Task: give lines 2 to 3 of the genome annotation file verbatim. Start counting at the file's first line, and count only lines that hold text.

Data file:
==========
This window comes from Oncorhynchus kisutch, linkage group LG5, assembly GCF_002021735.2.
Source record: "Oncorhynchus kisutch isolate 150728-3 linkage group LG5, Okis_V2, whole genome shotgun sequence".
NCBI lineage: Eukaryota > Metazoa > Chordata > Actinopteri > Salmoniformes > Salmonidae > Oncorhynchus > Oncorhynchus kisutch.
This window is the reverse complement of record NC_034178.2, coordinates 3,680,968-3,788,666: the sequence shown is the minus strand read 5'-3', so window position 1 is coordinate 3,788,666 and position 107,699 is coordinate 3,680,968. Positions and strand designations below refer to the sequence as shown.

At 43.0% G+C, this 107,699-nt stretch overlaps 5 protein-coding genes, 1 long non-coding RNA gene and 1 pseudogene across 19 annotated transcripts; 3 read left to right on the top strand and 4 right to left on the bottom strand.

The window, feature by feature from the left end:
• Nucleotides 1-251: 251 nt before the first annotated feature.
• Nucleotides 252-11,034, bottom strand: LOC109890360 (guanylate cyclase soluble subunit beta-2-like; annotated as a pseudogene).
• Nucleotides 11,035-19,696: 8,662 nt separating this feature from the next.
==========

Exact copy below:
Source record: "Oncorhynchus kisutch isolate 150728-3 linkage group LG5, Okis_V2, whole genome shotgun sequence".
NCBI lineage: Eukaryota > Metazoa > Chordata > Actinopteri > Salmoniformes > Salmonidae > Oncorhynchus > Oncorhynchus kisutch.